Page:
Cary Millsap posts a brilliant article about his approach to performance troubleshooting that resonated loudly with me.

When I first started working at Siebel, a standard review was a production health check that consisted of meetings with key project staff (Siebel Administrator, DBA, systems and network admins, project manager, developers) coupled with some standard checks on key Web, Siebel and Oracle configuration parameters.

At the tail end of one engagement where I had precious little to note or report on, I asked to meet with an end user for a brief chat. The response was surprising and not dissimilar to the standard retorts Cary describes.

  • ‘Talk to a user ? Why on earth would you want to do that ?’ (delivered with suspicious frown)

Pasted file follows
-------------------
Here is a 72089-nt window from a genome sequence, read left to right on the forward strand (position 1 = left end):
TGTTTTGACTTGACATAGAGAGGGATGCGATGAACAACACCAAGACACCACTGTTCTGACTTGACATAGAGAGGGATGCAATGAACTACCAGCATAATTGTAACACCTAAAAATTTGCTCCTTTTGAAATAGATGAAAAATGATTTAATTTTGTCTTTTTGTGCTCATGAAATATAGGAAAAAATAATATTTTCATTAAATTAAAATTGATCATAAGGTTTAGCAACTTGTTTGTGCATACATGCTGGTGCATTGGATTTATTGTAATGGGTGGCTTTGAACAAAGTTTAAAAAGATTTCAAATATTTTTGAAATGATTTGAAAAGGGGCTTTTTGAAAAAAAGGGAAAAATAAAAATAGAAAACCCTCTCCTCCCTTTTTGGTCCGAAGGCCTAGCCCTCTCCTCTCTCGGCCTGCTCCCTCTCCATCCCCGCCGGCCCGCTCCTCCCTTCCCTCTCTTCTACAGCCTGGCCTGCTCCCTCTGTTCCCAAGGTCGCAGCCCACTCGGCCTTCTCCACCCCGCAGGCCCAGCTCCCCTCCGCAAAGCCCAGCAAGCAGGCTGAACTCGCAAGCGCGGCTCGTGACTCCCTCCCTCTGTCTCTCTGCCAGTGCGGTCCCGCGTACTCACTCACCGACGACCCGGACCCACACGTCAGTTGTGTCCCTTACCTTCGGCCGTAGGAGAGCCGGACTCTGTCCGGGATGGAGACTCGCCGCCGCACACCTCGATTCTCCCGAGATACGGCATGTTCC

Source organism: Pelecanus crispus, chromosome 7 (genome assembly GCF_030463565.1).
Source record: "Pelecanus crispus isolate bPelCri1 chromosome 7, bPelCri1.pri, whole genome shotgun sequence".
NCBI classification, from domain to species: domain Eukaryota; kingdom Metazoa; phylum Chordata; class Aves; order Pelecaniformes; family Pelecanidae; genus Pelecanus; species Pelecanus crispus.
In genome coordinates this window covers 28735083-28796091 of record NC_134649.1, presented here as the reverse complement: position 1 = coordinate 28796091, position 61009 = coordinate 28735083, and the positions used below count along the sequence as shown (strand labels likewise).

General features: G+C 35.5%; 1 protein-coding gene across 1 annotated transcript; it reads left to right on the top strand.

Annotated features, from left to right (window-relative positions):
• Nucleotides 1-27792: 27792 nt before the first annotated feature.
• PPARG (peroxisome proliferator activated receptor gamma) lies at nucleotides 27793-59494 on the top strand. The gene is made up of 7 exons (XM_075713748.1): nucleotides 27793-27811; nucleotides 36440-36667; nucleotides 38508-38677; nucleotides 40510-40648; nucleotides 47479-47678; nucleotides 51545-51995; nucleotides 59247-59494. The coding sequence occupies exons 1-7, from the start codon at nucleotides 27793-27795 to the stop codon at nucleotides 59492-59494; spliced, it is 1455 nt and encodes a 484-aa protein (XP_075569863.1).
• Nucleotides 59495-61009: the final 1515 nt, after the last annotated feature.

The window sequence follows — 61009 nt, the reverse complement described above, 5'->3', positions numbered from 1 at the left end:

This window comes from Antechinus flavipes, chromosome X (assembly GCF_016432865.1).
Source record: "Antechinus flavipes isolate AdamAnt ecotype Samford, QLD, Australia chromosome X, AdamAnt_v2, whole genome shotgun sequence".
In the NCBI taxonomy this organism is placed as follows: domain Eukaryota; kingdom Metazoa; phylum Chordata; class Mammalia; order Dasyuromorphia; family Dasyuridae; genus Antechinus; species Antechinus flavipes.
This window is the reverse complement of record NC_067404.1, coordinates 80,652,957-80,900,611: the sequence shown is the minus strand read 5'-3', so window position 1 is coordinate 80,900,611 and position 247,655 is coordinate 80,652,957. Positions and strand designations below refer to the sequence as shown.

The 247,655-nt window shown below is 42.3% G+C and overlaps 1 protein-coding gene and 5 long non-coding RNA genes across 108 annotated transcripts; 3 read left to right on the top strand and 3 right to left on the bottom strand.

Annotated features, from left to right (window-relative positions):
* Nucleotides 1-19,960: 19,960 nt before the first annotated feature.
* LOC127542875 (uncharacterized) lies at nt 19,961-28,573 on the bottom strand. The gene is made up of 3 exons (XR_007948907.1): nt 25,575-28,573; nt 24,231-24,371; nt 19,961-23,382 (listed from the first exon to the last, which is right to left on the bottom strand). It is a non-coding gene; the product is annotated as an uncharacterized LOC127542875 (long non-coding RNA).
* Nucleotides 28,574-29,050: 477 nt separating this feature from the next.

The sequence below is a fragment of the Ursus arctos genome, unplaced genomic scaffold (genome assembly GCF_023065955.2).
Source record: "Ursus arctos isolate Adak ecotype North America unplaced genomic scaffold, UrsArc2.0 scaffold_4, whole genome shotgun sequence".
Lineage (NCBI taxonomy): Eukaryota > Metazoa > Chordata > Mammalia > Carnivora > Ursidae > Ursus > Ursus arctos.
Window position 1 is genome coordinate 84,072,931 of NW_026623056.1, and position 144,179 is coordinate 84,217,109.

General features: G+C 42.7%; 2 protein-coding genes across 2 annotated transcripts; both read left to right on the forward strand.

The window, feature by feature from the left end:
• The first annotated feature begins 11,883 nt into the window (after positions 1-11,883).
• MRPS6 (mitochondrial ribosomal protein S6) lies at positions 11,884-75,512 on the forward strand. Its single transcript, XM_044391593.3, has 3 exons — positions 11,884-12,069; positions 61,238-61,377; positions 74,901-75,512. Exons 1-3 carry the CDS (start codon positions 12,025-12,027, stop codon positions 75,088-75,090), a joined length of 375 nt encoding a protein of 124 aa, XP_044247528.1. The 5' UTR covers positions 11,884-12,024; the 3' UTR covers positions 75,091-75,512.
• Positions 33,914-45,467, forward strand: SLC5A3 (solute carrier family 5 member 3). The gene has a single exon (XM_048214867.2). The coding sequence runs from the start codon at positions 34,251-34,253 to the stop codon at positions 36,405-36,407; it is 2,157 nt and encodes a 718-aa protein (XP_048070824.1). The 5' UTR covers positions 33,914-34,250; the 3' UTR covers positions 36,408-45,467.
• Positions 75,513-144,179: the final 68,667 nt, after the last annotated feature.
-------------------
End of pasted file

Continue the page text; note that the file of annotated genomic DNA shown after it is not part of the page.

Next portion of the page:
• ‘The user won’t understand your questions.’ (patronising)

  • ‘The users don’t understand the business requirements.’ (surprising and worrying)

  • ‘The users are too busy.’ - ‘Can’t you just talk to a supervisor instead ?’

Of course, most of these responses are instinctive, defensive measures, immediate responses to what is probably a rather unusual request and, to be fair and in the interests of balance, I have been introduced to end users by development staff who do know and obviously have a healthy relationship with the user community.

If and when I succeeded in getting an audience with an actual user, I didn’t actually chat at first. Instead I introduced myself and simply asked if I could watch the individual use the system for 10 minutes.

It was often very enlightening just to sit quietly and observe the business process (typically, handling an inbound call at a call centre), the subset of available screens accessed by the agent, typical searches executed to locate data, actions they expected to be slow, actions they needed to be fast, common tasks they did frequently, lengthy interactive queries that were truly batch reports as well as interactions with other applications.